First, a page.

Rwanda’s GDP declines by 12.4pc in the second quarter

Saturday November 28 2020
Uzziel Ndagijimana.

Minister of Finance and Economic Planning Uzziel Ndagijimana. PHOTO | CHRISTOPHE HITAYEZU | NMG


Rwanda’s economy has been hit severely by the pandemic with various sectors registering a significant drop in production and consumption of services despite ongoing efforts by the government to revamp the economy.

While there has been an increase in economic activity, it is yet to significantly improve the country’s economic prospects as some sectors of the economy remain closed while the country’s hospitality and tourism sectors are yet to recover.

From July to September, the second quarter, Rwanda’s Growth Domestic Product (GDP) dropped by 12.4 per cent compared to the same period in the previous year, partly due to the prolonged impact of the total lockdown imposed in March for almost two months.

“The decline in GDP of Q2 was due to poor performance in transport, trade, education, construction, exports, hotels, restaurants and agriculture subsectors,” said Mr Uzziel Ndagijimana, Rwanda’s Minister of Finance and Economic Planning. He spoke in Parliament on Monday while presenting the status of the economy and budget in the first quarter of the financial year 2020/21.

The Agriculture sector that contributes over 30 percent to GDP, dropped by 2 per cent in the second quarter of 2020 compared to the same quarter in 2019, “due to impact of climate related disasters of 2019 which affected Season A 2020,” Mr Ndagijimana said.

Although the gradual reopening of the economy started on May 4, some businesses remained closed including bars and entertainment facilities.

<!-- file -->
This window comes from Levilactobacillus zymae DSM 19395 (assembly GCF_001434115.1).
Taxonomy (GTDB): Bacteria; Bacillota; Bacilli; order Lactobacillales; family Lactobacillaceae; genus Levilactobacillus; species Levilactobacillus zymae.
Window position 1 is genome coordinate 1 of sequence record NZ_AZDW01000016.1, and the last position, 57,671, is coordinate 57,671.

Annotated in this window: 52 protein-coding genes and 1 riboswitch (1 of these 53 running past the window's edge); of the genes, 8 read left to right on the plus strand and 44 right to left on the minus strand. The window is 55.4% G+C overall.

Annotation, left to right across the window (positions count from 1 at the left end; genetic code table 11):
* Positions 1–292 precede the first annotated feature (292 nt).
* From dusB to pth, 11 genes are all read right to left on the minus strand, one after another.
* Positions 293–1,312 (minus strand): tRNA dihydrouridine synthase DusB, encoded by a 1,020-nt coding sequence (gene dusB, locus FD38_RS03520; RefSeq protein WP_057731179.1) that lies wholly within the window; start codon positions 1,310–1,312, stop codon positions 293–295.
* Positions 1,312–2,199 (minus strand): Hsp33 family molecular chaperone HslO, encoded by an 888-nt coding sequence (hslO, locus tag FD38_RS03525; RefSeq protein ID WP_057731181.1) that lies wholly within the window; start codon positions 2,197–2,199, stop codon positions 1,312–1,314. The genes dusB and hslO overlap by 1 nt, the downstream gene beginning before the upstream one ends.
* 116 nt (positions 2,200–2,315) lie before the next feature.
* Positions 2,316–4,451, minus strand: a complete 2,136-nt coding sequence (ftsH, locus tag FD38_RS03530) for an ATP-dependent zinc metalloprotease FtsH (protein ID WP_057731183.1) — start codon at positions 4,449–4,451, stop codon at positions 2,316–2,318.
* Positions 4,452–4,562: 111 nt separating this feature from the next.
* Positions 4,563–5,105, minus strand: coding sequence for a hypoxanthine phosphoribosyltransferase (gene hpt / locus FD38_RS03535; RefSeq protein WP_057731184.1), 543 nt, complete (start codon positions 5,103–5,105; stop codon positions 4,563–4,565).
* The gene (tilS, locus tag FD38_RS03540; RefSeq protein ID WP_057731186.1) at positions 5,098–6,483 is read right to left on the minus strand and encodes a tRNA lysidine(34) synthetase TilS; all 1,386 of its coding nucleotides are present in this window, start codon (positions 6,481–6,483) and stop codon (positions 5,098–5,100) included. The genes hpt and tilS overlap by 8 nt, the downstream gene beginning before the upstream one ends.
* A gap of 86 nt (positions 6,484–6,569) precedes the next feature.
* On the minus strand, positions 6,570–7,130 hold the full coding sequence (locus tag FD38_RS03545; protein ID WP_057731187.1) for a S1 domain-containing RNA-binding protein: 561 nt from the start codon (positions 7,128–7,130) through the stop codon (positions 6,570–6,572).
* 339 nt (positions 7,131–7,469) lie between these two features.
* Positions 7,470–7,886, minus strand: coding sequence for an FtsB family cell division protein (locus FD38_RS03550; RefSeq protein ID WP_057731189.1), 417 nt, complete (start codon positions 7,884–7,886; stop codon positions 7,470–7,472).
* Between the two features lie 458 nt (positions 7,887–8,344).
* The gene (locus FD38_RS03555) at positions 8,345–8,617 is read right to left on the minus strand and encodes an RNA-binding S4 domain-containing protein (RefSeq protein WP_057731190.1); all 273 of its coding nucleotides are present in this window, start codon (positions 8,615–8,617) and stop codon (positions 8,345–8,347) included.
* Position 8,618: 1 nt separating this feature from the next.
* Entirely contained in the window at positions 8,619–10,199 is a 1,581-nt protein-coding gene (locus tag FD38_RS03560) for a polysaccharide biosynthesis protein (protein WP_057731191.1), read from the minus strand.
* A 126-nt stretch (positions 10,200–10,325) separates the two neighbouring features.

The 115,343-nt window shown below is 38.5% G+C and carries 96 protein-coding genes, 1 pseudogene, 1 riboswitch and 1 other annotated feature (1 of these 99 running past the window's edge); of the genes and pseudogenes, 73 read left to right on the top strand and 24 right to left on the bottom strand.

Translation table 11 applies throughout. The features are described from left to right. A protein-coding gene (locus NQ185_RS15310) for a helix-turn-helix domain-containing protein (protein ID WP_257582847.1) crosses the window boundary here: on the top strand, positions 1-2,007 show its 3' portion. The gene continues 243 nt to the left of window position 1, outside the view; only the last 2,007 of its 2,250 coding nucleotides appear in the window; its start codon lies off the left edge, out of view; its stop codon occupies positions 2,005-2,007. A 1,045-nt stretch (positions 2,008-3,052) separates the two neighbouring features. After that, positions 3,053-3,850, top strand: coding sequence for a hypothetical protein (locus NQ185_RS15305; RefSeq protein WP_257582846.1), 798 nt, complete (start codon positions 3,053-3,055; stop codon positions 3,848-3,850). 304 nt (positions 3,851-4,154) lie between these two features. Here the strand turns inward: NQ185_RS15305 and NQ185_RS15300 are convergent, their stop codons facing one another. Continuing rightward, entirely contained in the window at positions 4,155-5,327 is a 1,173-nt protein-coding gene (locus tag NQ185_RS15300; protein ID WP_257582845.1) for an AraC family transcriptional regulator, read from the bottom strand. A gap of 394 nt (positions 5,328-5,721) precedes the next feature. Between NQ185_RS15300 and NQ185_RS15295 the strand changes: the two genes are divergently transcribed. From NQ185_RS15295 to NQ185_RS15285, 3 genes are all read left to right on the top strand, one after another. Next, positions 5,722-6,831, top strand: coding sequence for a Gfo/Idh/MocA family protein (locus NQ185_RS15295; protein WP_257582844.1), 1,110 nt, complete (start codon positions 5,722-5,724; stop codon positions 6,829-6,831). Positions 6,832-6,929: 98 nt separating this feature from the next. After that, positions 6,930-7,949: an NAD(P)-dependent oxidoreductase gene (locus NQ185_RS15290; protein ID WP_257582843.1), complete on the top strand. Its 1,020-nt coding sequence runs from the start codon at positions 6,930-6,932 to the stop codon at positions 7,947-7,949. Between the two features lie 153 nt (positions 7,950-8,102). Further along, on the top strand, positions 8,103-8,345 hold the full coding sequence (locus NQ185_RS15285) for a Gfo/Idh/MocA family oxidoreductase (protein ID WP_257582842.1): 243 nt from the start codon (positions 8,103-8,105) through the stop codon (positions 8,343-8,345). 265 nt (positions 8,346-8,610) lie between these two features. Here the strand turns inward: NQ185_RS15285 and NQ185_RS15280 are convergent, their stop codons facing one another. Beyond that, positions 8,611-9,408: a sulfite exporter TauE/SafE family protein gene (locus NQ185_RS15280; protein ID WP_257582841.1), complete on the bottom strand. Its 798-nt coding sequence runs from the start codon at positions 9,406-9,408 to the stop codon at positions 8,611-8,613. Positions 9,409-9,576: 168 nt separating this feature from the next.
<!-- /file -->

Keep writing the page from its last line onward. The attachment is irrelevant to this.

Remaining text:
The Ministry of Finance figures show that after a drop in May 2020, employment is back to its level pre-Covid-19, with trade, manufacturing, accommodation and food service activities contributing to the employment growth between May and August 2020.

“However, this is not the case for all sectors as employment in arts, entertainment and recreation as well as education are taking long to recover,” Mr Ndagijimana said.

Rwanda’s private sector says it is still struggling to recover from the pandemic with many businesses scaling down operations to save costs.

For Nilla Muneza, the Chief Executive Officer of Royal Express, a transport company in Kigali which owns a fleet of 92 buses and employs over 240 people, the company has been forced to scale down its operations, reducing the number of buses to 55 due to a significant reduction in traffic due to the pandemic.

“For other businesses, you can reduce the products and employees to help reduce expenses, but this is not applicable in the transport business. People must move regardless of your financial challenges,” he said.

According to credit rating agency Fitch Ratings, a return to strong GDP growth and fiscal consolidation consistent with stabilising government debt/GDP will enable Rwanda to absorb the adverse impact of the coronavirus pandemic.

“We expect GDP growth to slow sharply as a result of coronavirus-related disruptions to economic activity. Economic activity could still expand by 1 per cent in 2020 (from over 9 per cent in 2019) reflecting high trend growth, although risks are skewed to the downside,” Fitch Ratings said in August this year.

While Rwanda’s debt outlook has shifted from low to moderate due to lower projected economic performance, the government maintains that debt is sustainable.

Covid-19-related interventions are estimated to have cost the government over Rwf882 billion ($934 million) over the two fiscal years 2019/20 and 2020/21, equivalent to an increase in fiscal deficit of about 4.4 per cent of GDP on average per year according to government.

Specifically, this includes health-related spending, social protection, support to state-owned enterprises, the government’s contribution to the Economic Recovery Fund, and other measures to mitigate the economic consequences of Covid-19.

“External debt stock remains essentially concessional,” Mr Ndagijimana said, allaying fears that the country may be at risk of default.

Government gross debt (at face value) rose to about 63 per cent of GDP in financial year 2019/20, up from about 55 per cent in the financial year 2018/2019, according to Fitch Ratings.